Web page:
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Win or lose their appeal – and they will throw their mammoth financial clout into defending themselves – it’s clear that City are confronted with major immediate problems.

But it’s when placed in the broader perspective that the ramifications from the Manchester City vs. UEFA showdown seem the most seismic – and pose the biggest questions over what football has, in many respects, become at its highest level.

City have been a club transformed since Sheikh Mansour rolled into town in 2008, buying them for an initial £150 million and since pumping petro-cash in to the tune of well over £1 billion (US$1.3 billion).

The transformation has been on the pitch, where City have won four Premier League titles in the past decade, as well as two FA Cups and four League Cups.

But it has also come off it, with the redevelopment of the club’s training facilities and academy, and the regeneration of their part of eastern Manchester.

They are yet to win the ultimate prize – the Champions League – but are again among the favorites this season as they prepare to face Real Madrid in the last 16, with the first leg coming at the end of February. 

City have, simply put, been supercharged into a football powerhouse.

Beyond taking issue with the finances that have enabled that ascent – as UEFA clearly has – it’s worth remembering what exactly underpins the desire of City’s wealthy backers to splurge on such a project in the first place. 

A Premier League club is an attractive prospect these days, but for reasons far beyond simply being a footballing asset.

For those such as City’s Abu Dhabi backers, it offers the chance to purchase a brand as cultural capital, to project a new image to the world (particularly in the face of criticism over human rights issues), and to bolster national pride – not least in the context of regional rivalries, such with as the similarly ambitious Qataris (more on them below).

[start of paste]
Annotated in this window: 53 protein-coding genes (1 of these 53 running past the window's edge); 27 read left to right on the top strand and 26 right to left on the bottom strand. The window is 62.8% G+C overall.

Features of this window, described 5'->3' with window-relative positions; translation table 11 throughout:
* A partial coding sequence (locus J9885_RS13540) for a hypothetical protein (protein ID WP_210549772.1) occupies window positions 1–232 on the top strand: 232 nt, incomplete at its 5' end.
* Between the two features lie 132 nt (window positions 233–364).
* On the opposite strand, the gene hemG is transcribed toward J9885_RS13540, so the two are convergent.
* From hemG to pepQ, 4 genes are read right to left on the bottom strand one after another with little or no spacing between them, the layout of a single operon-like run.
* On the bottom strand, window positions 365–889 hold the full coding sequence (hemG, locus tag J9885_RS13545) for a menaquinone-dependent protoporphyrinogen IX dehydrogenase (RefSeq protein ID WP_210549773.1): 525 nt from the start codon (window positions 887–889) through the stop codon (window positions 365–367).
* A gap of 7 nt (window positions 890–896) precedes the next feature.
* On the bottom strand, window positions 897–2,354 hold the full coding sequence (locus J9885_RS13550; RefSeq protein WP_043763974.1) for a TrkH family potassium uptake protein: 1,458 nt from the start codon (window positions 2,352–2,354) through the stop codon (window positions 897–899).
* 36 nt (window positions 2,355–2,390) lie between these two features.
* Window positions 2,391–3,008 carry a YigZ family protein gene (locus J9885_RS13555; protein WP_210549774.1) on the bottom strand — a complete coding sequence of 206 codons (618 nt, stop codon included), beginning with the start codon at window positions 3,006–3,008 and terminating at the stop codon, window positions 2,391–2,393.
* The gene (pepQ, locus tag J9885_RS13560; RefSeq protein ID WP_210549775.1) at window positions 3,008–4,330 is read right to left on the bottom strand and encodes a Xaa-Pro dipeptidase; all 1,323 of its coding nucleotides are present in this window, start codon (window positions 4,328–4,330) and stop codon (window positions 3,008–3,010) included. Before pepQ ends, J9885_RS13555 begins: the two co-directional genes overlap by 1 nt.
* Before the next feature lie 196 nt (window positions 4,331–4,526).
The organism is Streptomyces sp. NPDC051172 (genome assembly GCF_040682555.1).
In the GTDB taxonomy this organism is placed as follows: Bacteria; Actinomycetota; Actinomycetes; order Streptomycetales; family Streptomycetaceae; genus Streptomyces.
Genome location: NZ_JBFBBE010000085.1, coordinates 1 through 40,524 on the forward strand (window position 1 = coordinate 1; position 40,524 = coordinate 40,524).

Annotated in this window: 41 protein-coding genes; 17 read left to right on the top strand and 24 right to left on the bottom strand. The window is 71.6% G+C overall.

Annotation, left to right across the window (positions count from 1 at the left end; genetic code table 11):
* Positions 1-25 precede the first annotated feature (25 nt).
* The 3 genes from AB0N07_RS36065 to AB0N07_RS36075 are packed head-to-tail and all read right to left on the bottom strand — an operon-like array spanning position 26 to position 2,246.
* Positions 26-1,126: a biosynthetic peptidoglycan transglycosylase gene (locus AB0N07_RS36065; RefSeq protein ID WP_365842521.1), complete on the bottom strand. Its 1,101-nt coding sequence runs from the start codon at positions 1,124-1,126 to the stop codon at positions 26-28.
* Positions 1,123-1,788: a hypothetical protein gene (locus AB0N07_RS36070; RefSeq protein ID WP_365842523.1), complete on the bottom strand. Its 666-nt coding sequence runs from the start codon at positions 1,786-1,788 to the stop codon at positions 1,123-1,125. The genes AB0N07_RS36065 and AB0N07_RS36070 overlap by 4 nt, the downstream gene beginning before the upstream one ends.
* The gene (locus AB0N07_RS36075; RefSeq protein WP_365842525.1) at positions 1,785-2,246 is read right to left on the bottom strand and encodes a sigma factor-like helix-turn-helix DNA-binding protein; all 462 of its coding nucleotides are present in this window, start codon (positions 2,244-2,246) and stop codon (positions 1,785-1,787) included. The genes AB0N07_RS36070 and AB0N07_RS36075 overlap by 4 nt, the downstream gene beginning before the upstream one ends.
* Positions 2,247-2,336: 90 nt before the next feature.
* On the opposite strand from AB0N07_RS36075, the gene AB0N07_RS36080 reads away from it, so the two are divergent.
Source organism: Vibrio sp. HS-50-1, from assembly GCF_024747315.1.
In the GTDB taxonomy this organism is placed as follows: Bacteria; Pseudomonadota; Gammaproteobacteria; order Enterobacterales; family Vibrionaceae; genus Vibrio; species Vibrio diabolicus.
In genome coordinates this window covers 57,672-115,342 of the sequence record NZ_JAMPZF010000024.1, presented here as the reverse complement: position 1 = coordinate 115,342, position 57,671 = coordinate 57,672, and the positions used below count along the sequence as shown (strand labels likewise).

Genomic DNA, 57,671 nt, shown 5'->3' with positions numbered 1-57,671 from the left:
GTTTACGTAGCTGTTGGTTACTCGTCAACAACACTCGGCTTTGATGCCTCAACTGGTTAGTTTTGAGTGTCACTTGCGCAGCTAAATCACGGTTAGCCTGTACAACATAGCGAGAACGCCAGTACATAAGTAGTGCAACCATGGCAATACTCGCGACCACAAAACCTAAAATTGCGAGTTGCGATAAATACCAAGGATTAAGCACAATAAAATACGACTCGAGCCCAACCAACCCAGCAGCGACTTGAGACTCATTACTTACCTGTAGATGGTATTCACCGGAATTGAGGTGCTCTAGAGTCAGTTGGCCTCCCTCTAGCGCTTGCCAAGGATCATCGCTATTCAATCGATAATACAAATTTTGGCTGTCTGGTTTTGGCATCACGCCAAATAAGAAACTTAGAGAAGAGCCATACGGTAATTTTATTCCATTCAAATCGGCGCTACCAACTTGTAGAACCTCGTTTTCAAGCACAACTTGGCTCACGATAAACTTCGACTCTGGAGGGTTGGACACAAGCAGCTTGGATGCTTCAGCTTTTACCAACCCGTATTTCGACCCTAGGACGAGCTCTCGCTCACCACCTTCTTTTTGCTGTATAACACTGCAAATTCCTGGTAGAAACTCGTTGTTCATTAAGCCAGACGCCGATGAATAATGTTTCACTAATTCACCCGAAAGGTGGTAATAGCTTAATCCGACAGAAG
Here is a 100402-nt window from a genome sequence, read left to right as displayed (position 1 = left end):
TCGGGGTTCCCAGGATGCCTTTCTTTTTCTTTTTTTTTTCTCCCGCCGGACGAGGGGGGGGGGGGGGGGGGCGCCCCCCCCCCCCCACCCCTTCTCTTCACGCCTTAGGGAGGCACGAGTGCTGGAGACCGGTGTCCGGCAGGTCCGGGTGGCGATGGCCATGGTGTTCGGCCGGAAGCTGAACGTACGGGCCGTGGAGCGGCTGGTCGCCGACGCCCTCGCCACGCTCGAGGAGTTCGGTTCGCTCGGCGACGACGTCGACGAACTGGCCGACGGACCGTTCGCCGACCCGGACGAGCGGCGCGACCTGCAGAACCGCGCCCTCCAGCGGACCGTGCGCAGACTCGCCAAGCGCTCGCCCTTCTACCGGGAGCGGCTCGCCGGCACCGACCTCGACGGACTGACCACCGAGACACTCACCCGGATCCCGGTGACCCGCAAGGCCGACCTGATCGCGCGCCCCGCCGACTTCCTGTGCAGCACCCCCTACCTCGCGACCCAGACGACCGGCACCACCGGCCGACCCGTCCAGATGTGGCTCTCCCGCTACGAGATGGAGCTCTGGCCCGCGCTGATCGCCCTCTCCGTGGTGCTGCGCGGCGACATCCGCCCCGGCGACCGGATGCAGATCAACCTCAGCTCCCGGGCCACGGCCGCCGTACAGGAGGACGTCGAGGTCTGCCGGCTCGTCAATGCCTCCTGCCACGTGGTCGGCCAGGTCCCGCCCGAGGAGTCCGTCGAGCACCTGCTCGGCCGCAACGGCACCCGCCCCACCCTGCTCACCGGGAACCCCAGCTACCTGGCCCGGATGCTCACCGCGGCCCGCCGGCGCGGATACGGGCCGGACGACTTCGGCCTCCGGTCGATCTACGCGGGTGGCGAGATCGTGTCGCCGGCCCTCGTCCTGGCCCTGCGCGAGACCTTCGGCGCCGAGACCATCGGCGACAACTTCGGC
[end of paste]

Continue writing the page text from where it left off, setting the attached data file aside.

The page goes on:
It was likely opportunity, rather than affinity which brought Sheikh Mansour knocking to that particular part of Manchester in 2008.  

Most Manchester City fans would – until now at least – have cared little about all of that. Their team has played sublime football, won titles, and has one of the best set-ups in world football.   

They will also point to the fraught question of owners of various ilk all across Europe. Look no further than down the road and you will see Manchester United, a club with widely despised American owners, the Glazers, who are accused of moral bankruptcy by leveraging the club with debt to line their own pockets. 

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But in City’s case, while the oil money has always been there to muddy the waters, it has now spilled over into all-out war with UEFA.

Among City’s gripes will be that UEFA’s FFP rules are inherently unjust, and preclude “fairy-tale” stories such as theirs of a long-struggling club propelled into the elite by wealthy benefactors, only to be shunted back down by more established rivals who resent their upstart status.

Many Manchester City fans and members of the media have made exactly that point since Friday’s shock news (although with equally as many pointing out that, just because you don’t like the rules, it doesn’t mean you can flout them with impunity).